Saturday morning, President Obama gave a speech on climate change — to preview a bigger speech on climate change.
In the President’s weekly Saturday morning address, he declared that he’s headed to the Florida Everglades Wednesday — Earth Day — to “talk about the way that climate change threatens our economy.”
“The Everglades is one of the most special places in our country,” the president said. “But it’s also one of the most fragile. Rising sea levels are putting a national treasure — and an economic engine for the South Florida tourism industry — at risk.”
“Climate change can no longer be denied — or ignored,” said Obama.
Indeed, in much of South Florida and especially Southeast Florida, climate change is an accepted reality for regional government leaders who have organized themselves into the Southeast Florida Regional Climate Change Compact, an agreement by Miami-Dade, Broward, Palm Beach, and Monroe Counties to collaborate on climate change adaptation measures for Florida and its coastal communities.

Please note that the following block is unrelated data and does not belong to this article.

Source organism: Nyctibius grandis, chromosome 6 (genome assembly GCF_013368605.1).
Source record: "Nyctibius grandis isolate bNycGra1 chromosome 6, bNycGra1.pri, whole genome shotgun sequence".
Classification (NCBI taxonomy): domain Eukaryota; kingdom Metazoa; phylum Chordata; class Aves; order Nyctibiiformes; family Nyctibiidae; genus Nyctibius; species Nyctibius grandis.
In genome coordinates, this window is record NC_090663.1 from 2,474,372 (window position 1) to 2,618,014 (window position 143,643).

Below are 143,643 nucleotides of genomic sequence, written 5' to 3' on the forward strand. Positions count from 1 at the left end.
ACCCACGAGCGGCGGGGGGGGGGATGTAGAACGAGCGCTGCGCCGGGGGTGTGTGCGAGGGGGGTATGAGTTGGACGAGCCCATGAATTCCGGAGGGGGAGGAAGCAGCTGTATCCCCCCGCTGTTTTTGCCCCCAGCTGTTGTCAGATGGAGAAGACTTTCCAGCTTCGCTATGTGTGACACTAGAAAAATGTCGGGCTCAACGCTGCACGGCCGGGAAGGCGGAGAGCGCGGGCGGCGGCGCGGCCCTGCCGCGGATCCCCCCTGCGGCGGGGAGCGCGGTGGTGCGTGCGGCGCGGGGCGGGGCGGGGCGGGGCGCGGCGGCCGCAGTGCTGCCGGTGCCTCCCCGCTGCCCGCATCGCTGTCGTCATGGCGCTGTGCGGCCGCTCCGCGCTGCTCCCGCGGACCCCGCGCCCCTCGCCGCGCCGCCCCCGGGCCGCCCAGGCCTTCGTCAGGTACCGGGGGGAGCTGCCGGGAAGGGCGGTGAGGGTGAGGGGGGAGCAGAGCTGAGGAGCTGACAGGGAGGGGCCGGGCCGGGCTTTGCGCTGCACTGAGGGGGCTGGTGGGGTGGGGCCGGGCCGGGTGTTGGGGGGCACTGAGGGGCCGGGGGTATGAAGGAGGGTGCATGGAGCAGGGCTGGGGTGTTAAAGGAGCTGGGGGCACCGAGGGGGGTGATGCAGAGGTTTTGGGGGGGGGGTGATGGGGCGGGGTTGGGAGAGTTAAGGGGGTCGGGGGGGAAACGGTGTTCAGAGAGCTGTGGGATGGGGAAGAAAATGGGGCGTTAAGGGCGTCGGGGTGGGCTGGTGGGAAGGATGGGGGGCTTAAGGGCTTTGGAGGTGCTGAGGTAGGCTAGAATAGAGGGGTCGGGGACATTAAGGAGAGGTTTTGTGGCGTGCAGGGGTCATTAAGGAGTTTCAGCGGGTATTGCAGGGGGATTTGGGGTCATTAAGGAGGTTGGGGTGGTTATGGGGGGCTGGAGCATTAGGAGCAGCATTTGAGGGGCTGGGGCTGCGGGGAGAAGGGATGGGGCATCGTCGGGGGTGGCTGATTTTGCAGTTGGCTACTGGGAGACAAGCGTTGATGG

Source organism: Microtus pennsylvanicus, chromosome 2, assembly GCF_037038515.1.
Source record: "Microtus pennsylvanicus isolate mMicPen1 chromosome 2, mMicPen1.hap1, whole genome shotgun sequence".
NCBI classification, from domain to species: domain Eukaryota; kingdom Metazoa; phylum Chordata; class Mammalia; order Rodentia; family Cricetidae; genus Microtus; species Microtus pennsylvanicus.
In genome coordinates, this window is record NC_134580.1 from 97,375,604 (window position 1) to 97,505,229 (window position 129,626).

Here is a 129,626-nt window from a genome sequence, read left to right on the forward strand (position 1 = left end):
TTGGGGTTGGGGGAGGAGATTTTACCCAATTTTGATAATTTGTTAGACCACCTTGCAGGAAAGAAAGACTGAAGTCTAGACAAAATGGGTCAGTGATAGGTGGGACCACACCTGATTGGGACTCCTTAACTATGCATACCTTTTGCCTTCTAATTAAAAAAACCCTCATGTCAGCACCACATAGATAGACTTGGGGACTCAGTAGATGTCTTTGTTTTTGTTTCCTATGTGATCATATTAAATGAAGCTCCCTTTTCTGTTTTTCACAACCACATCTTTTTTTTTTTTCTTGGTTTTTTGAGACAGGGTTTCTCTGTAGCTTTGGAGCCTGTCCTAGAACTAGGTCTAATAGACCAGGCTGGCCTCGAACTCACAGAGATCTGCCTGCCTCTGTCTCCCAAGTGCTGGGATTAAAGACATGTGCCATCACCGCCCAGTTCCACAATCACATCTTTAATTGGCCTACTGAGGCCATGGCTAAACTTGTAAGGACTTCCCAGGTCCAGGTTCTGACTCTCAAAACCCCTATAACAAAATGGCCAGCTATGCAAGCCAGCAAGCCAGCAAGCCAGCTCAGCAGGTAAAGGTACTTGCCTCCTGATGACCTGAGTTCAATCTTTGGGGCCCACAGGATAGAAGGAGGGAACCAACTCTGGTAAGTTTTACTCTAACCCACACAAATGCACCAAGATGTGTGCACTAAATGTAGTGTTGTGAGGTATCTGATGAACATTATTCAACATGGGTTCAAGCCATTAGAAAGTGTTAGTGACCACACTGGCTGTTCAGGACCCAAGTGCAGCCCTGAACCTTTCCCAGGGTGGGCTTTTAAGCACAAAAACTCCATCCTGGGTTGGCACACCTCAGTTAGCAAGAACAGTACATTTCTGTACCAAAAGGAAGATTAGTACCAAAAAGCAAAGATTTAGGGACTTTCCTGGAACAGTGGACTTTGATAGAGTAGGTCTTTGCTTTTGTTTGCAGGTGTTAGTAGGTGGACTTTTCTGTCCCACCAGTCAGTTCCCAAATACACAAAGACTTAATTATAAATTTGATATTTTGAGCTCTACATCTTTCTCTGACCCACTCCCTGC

However, the issue remains more widely politicized in the state. Governor Rick Scott’s administration has been accused of trying to “ban” mentions of the climate issue by state environmental officials, and Florida Republican Senator Marco Rubio, a just announced presidential candidate, recently voted against an amendment stating that climate change is real and “human activity significantly contributes” to it.
Another expected presidential contender from Florida, Jeb Bush, commented Thursday, “Look, the climate is changing. Obviously it’s changing. Down where I live … in a place where you’re pretty close to sea level, a couple of inches starts having an impact.”
By going to Florida to address climate change, then, President Obama could force more of a focus on the state’s unique vulnerability — where flooding and spoiling of water supplies by saltwater are already recurrent problems — and where its politicians stand on that.
In his address, Obama also suggested that 2015 could be a year of major progress on climate change — citing how the U.S.’s agreement late last year with China to cut carbon emissions could lay the groundwork for a global agreement in Paris late this year.
“Because the world’s two largest economies came together, there’s new hope that, with American leadership, this year, the world will finally reach an agreement to prevent the worst impacts of climate change before it’s too late,” Obama said.
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